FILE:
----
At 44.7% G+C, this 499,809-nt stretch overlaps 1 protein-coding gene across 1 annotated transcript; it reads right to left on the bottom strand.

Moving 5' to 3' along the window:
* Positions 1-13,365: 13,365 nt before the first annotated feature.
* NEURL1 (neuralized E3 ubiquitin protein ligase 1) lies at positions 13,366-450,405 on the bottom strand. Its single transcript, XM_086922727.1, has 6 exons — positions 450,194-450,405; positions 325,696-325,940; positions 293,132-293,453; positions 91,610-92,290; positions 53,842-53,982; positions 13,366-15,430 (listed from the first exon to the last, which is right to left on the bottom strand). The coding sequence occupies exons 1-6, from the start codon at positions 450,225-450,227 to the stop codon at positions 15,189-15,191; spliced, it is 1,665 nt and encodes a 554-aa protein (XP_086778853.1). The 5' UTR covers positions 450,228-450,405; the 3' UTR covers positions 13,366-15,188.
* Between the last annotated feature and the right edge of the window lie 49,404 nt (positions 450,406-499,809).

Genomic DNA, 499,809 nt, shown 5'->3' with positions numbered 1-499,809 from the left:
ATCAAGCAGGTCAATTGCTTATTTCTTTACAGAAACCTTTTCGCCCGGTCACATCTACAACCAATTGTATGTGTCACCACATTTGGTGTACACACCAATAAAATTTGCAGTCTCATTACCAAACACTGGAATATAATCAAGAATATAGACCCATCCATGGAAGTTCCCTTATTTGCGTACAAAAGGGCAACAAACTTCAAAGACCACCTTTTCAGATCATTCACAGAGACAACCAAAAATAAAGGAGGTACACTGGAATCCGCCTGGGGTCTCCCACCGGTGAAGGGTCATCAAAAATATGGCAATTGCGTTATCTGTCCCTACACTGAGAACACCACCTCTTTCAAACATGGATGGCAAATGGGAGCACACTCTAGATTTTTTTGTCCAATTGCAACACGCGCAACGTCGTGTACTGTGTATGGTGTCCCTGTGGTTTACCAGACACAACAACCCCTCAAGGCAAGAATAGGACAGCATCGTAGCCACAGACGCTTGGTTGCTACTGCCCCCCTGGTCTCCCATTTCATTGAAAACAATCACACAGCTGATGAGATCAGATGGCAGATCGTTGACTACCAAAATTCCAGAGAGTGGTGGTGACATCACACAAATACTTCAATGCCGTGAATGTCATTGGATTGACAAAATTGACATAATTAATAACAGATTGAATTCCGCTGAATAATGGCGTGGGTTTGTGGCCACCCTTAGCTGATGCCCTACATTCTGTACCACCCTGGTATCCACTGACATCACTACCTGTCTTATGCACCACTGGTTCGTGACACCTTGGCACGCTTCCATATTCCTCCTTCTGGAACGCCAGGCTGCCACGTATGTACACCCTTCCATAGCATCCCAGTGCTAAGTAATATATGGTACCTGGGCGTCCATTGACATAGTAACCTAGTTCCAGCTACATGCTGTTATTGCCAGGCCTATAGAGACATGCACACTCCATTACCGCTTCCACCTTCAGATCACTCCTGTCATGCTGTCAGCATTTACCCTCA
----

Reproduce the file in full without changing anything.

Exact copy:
At 44.7% G+C, this 499,809-nt stretch overlaps 1 protein-coding gene across 1 annotated transcript; it reads right to left on the bottom strand.

Moving 5' to 3' along the window:
* Positions 1-13,365: 13,365 nt before the first annotated feature.
* NEURL1 (neuralized E3 ubiquitin protein ligase 1) lies at positions 13,366-450,405 on the bottom strand. Its single transcript, XM_086922727.1, has 6 exons — positions 450,194-450,405; positions 325,696-325,940; positions 293,132-293,453; positions 91,610-92,290; positions 53,842-53,982; positions 13,366-15,430 (listed from the first exon to the last, which is right to left on the bottom strand). The coding sequence occupies exons 1-6, from the start codon at positions 450,225-450,227 to the stop codon at positions 15,189-15,191; spliced, it is 1,665 nt and encodes a 554-aa protein (XP_086778853.1). The 5' UTR covers positions 450,228-450,405; the 3' UTR covers positions 13,366-15,188.
* Between the last annotated feature and the right edge of the window lie 49,404 nt (positions 450,406-499,809).

Genomic DNA, 499,809 nt, shown 5'->3' with positions numbered 1-499,809 from the left:
ATCAAGCAGGTCAATTGCTTATTTCTTTACAGAAACCTTTTCGCCCGGTCACATCTACAACCAATTGTATGTGTCACCACATTTGGTGTACACACCAATAAAATTTGCAGTCTCATTACCAAACACTGGAATATAATCAAGAATATAGACCCATCCATGGAAGTTCCCTTATTTGCGTACAAAAGGGCAACAAACTTCAAAGACCACCTTTTCAGATCATTCACAGAGACAACCAAAAATAAAGGAGGTACACTGGAATCCGCCTGGGGTCTCCCACCGGTGAAGGGTCATCAAAAATATGGCAATTGCGTTATCTGTCCCTACACTGAGAACACCACCTCTTTCAAACATGGATGGCAAATGGGAGCACACTCTAGATTTTTTTGTCCAATTGCAACACGCGCAACGTCGTGTACTGTGTATGGTGTCCCTGTGGTTTACCAGACACAACAACCCCTCAAGGCAAGAATAGGACAGCATCGTAGCCACAGACGCTTGGTTGCTACTGCCCCCCTGGTCTCCCATTTCATTGAAAACAATCACACAGCTGATGAGATCAGATGGCAGATCGTTGACTACCAAAATTCCAGAGAGTGGTGGTGACATCACACAAATACTTCAATGCCGTGAATGTCATTGGATTGACAAAATTGACATAATTAATAACAGATTGAATTCCGCTGAATAATGGCGTGGGTTTGTGGCCACCCTTAGCTGATGCCCTACATTCTGTACCACCCTGGTATCCACTGACATCACTACCTGTCTTATGCACCACTGGTTCGTGACACCTTGGCACGCTTCCATATTCCTCCTTCTGGAACGCCAGGCTGCCACGTATGTACACCCTTCCATAGCATCCCAGTGCTAAGTAATATATGGTACCTGGGCGTCCATTGACATAGTAACCTAGTTCCAGCTACATGCTGTTATTGCCAGGCCTATAGAGACATGCACACTCCATTACCGCTTCCACCTTCAGATCACTCCTGTCATGCTGTCAGCATTTACCCTCA